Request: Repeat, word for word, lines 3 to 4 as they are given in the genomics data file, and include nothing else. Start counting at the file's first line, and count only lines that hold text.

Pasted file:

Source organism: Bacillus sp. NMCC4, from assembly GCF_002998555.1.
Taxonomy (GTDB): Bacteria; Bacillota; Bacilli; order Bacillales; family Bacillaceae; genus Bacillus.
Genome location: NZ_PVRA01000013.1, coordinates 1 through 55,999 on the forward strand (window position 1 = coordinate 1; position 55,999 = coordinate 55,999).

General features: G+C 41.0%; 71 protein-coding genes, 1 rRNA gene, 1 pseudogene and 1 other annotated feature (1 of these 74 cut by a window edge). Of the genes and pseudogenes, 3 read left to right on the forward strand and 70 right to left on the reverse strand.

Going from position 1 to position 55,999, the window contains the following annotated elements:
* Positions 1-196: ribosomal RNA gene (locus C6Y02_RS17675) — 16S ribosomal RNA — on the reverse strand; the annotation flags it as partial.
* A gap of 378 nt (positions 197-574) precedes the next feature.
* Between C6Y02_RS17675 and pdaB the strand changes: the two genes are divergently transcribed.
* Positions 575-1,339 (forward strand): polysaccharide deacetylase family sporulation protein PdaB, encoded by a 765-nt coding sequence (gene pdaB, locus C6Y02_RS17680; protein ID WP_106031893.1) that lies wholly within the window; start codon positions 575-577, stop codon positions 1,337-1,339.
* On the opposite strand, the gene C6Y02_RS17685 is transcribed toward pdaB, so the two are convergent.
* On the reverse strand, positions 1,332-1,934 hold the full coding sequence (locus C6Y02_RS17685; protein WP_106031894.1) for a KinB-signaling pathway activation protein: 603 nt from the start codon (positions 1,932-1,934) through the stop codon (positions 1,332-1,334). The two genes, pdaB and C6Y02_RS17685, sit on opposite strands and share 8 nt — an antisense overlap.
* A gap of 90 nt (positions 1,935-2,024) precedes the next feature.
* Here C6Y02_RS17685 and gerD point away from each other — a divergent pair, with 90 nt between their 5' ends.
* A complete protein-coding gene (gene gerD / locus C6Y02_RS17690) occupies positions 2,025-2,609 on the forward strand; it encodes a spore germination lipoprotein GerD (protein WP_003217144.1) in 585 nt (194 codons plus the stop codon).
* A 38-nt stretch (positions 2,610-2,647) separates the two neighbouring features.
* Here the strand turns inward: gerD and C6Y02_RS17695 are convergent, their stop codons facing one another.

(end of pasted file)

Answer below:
Genome location: NZ_PVRA01000013.1, coordinates 1 through 55,999 on the forward strand (window position 1 = coordinate 1; position 55,999 = coordinate 55,999).

General features: G+C 41.0%; 71 protein-coding genes, 1 rRNA gene, 1 pseudogene and 1 other annotated feature (1 of these 74 cut by a window edge). Of the genes and pseudogenes, 3 read left to right on the forward strand and 70 right to left on the reverse strand.